Most readers would already be aware that South Port New Zealand’s (NZSE:SPN) stock increased significantly by 19% over the past three months. Since the market usually pay for a company’s long-term fundamentals, we decided to study the company’s key performance indicators to see if they could be influencing the market. Particularly, we will be paying attention to South Port New Zealand’s ROE today.
ROE or return on equity is a useful tool to assess how effectively a company can generate returns on the investment it received from its shareholders. Put another way, it reveals the company’s success at turning shareholder investments into profits.
How Do You Calculate Return On Equity?
The formula for return on equity is:
Return on Equity = Net Profit (from continuing operations) ÷ Shareholders’ Equity
So, based on the above formula, the ROE for South Port New Zealand is:
23% = NZ$13m ÷ NZ$55m (Based on the trailing twelve months to June 2022).
The ‘return’ is the income the business earned over the last year. That means that for every NZ$1 worth of shareholders’ equity, the company generated NZ$0.23 in profit.
What Is The Relationship Between ROE And Earnings Growth?
Thus far, we have learned that ROE measures how efficiently a company is generating its profits. Based on how much of its profits the company chooses to reinvest or “retain”, we are then able to evaluate a company’s future ability to generate profits. Assuming everything else remains unchanged, the higher the ROE and profit retention, the higher the growth rate of a company compared to companies that don’t necessarily bear these characteristics.
South Port New Zealand’s Earnings Growth And 23% ROE
First thing first, we like that South Port New Zealand has an impressive ROE. Second, a comparison with the average ROE reported by the industry of 5.4% also doesn’t go unnoticed by us. This probably laid the groundwork for South Port New Zealand’s moderate 5.6% net income growth seen over the past five years.
We then performed a comparison between South Port New Zealand’s net income growth with the industry, which revealed that the company’s growth is similar to the average industry growth of 5.6% in the same period.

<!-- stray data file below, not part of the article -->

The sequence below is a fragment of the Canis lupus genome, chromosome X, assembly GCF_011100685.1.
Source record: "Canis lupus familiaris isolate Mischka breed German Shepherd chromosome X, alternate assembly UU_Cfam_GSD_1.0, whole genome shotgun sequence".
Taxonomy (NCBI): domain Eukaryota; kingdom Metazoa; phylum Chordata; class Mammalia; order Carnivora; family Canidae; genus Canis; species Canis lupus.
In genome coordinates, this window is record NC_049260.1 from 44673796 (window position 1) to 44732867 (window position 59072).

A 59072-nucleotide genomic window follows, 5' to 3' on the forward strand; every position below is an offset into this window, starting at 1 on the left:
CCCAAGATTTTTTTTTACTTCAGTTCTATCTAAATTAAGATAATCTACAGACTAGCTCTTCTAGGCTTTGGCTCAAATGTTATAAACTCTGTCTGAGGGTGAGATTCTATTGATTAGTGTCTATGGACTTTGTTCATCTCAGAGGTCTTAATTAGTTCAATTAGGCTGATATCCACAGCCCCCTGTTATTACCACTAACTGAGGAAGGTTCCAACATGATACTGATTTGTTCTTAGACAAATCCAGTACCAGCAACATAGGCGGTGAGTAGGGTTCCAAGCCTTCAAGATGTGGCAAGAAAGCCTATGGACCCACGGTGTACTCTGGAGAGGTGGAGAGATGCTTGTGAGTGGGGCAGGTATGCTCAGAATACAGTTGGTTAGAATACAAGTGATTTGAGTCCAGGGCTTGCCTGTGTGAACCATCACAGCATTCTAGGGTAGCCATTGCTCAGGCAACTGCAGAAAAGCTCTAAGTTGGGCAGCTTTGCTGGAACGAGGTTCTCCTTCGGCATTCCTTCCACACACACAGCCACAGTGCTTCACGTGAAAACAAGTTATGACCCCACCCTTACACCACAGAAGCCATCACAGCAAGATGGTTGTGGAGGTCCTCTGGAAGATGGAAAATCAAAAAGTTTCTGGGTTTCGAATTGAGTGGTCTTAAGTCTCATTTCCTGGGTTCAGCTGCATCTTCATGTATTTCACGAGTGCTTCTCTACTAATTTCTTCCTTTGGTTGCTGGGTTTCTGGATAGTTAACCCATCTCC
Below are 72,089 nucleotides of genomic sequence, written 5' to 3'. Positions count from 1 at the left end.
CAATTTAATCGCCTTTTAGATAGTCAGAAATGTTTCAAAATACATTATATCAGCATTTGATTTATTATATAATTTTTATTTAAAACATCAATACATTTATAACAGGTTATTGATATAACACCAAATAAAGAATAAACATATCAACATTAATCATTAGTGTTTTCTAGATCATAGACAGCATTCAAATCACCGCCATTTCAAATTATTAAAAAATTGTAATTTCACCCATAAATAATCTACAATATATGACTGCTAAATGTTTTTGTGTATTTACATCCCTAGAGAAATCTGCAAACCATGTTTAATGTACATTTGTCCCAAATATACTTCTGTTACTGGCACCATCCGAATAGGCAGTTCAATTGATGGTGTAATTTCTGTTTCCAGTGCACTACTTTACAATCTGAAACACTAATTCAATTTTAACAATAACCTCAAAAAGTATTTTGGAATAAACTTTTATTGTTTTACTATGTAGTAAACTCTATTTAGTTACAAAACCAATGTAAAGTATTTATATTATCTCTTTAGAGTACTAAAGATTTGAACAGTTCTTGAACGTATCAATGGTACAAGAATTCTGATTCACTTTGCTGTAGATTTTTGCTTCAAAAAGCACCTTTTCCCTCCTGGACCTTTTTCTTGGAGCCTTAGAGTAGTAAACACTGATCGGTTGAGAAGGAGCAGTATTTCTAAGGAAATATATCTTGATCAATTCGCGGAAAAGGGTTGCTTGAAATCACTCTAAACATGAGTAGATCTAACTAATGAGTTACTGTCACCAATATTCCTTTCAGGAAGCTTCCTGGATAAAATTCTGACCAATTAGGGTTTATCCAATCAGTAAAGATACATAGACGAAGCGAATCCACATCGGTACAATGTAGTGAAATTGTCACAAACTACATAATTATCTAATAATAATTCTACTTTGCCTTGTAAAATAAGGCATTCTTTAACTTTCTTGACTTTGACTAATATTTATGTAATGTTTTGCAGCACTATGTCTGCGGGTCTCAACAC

Earnings growth is an important metric to consider when valuing a stock. It’s important for an investor to know whether the market has priced in the company’s expected earnings growth (or decline). By doing so, they will have an idea if the stock is headed into clear blue waters or if swampy waters await. One good indicator of expected earnings growth is the P/E ratio which determines the price the market is willing to pay for a stock based on its earnings prospects. So, you may want to check if South Port New Zealand is trading on a high P/E or a low P/E, relative to its industry.
Is South Port New Zealand Efficiently Re-investing Its Profits?
While South Port New Zealand has a three-year median payout ratio of 67% (which means it retains 33% of profits), the company has still seen a fair bit of earnings growth in the past, meaning that its high payout ratio hasn’t hampered its ability to grow.
Moreover, South Port New Zealand is determined to keep sharing its profits with shareholders which we infer from its long history of paying a dividend for at least ten years.
On the whole, we feel that South Port New Zealand’s performance has been quite good. Especially the high ROE, Which has contributed to the impressive growth seen in earnings. Despite the company reinvesting only a small portion of its profits, it still has managed to grow its earnings so that is appreciable. Until now, we have only just grazed the surface of the company’s past performance by looking at the company’s fundamentals. You can do your own research on South Port New Zealand and see how it has performed in the past by looking at this FREE detailed graph of past earnings, revenue and cash flows.
Have feedback on this article? Concerned about the content? Get in touch with us directly. Alternatively, email editorial-team (at) simplywallst.com.
This article by Simply Wall St is general in nature. We provide commentary based on historical data and analyst forecasts only using an unbiased methodology and our articles are not intended to be financial advice. It does not constitute a recommendation to buy or sell any stock, and does not take account of your objectives, or your financial situation. We aim to bring you long-term focused analysis driven by fundamental data. Note that our analysis may not factor in the latest price-sensitive company announcements or qualitative material. Simply Wall St has no position in any stocks mentioned.
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